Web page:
Want to participate in a short research study? Help shape the future of investing tools and you could win a $250 gift card!
Today we are going to look at Proximus PLC (EBR:PROX) to see whether it might be an attractive investment prospect. Specifically, we're going to calculate its Return On Capital Employed (ROCE), in the hopes of getting some insight into the business.
First up, we'll look at what ROCE is and how we calculate it. Second, we'll look at its ROCE compared to similar companies. Finally, we'll look at how its current liabilities affect its ROCE.
Understanding Return On Capital Employed (ROCE)
ROCE measures the amount of pre-tax profits a company can generate from the capital employed in its business. Generally speaking a higher ROCE is better. Ultimately, it is a useful but imperfect metric. Renowned investment researcher Michael Mauboussin has suggested that a high ROCE can indicate that 'one dollar invested in the company generates value of more than one dollar'.
How Do You Calculate Return On Capital Employed?
The formula for calculating the return on capital employed is:
Return on Capital Employed = Earnings Before Interest and Tax (EBIT) ÷ (Total Assets - Current Liabilities)
Or for Proximus:
0.12 = €813m ÷ (€9.0b - €2.2b) (Based on the trailing twelve months to March 2019.)
Therefore, Proximus has an ROCE of 12%.
Is Proximus's ROCE Good?
ROCE is commonly used for comparing the performance of similar businesses. In our analysis, Proximus's ROCE is meaningfully higher than the 7.9% average in the Telecom industry. We would consider this a positive, as it suggests it is using capital more effectively than other similar companies. Independently of how Proximus compares to its industry, its ROCE in absolute terms appears decent, and the company may be worthy of closer investigation.
When considering ROCE, bear in mind that it reflects the past and does not necessarily predict the future. ROCE can be misleading for companies in cyclical industries, with returns looking impressive during the boom times, but very weak during the busts. This is because ROCE only looks at one year, instead of considering returns across a whole cycle. Since the future is so important for investors, you should check out our free report on analyst forecasts for Proximus.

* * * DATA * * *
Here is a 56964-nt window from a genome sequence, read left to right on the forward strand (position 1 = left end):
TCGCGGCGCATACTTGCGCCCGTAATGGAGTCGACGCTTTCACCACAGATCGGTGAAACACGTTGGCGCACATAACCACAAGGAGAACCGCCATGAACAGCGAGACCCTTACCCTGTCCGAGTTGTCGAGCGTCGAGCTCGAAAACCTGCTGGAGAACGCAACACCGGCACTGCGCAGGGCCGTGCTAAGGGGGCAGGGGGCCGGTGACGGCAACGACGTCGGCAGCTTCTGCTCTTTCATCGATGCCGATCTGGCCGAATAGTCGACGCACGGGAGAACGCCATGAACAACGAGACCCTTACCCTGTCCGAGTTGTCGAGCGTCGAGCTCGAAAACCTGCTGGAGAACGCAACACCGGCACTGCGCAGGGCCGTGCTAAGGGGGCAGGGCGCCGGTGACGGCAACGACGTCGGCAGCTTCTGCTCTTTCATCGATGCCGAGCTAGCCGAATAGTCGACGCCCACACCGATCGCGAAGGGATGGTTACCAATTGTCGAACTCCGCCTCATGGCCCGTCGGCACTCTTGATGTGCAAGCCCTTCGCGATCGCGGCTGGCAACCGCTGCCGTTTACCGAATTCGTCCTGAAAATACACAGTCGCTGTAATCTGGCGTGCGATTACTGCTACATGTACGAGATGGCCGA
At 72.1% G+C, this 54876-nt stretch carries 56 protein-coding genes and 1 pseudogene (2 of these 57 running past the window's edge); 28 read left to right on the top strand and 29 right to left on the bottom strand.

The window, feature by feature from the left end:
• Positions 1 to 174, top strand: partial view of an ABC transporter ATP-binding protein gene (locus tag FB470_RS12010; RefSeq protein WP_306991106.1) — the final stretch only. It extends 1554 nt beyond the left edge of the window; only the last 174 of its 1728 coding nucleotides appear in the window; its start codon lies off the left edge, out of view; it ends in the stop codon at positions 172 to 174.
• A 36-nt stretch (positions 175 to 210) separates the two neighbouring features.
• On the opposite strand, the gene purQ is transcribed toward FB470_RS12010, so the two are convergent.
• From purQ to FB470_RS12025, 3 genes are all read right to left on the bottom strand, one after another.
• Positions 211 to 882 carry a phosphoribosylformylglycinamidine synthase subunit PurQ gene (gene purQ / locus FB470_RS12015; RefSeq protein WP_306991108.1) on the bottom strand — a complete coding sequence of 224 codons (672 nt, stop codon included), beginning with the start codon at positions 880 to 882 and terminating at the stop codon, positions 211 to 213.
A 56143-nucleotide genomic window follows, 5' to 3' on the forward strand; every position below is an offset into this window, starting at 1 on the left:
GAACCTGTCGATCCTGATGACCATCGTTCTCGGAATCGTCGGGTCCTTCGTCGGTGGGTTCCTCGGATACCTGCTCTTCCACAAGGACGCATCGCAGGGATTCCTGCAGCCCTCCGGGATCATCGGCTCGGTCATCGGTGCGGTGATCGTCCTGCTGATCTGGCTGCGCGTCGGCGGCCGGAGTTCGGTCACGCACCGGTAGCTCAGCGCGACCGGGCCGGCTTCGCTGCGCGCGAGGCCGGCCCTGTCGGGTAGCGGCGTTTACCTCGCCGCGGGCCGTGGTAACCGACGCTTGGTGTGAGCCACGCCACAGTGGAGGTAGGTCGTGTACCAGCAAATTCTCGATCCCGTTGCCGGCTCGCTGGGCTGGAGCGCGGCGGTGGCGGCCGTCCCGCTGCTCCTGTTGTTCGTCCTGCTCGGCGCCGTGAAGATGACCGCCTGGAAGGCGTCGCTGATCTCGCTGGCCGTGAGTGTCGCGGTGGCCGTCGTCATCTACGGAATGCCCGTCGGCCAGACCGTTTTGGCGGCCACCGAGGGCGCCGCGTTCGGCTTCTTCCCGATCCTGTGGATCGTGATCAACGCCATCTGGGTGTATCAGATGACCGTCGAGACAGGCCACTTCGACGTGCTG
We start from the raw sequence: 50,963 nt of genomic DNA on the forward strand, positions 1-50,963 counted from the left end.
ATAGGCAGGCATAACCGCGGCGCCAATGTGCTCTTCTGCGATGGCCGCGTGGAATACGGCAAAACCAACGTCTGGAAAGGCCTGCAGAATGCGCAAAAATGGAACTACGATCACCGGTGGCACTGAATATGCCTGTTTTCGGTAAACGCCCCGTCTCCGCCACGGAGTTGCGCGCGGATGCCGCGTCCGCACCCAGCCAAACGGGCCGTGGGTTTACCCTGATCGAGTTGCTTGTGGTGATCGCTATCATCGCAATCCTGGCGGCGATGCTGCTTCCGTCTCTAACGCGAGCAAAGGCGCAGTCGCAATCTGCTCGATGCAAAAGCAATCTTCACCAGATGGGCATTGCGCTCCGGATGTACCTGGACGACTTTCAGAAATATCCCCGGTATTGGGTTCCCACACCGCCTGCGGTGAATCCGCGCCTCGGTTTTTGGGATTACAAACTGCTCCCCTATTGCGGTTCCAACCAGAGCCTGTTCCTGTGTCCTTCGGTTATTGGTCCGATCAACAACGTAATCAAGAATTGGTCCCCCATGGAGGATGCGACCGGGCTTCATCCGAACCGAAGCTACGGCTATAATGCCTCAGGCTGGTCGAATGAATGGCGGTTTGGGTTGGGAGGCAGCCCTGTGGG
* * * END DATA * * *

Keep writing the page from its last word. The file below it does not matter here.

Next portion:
Do Proximus's Current Liabilities Skew Its ROCE?
Liabilities, such as supplier bills and bank overdrafts, are referred to as current liabilities if they need to be paid within 12 months. Due to the way ROCE is calculated, a high level of current liabilities makes a company look as though it has less capital employed, and thus can (sometimes unfairly) boost the ROCE. To counteract this, we check if a company has high current liabilities, relative to its total assets.
Proximus has total liabilities of €2.2b and total assets of €9.0b. Therefore its current liabilities are equivalent to approximately 25% of its total assets. Low current liabilities are not boosting the ROCE too much.
What We Can Learn From Proximus's ROCE
This is good to see, and with a sound ROCE, Proximus could be worth a closer look. Proximus looks strong on this analysis, but there are plenty of other companies that could be a good opportunity . Here is a free list of companies growing earnings rapidly.
For those who like to find winning investments this free list of growing companies with recent insider purchasing, could be just the ticket.
We aim to bring you long-term focused research analysis driven by fundamental data. Note that our analysis may not factor in the latest price-sensitive company announcements or qualitative material.
If you spot an error that warrants correction, please contact the editor at email@example.com. This article by Simply Wall St is general in nature. It does not constitute a recommendation to buy or sell any stock, and does not take account of your objectives, or your financial situation. Simply Wall St has no position in the stocks mentioned. Thank you for reading.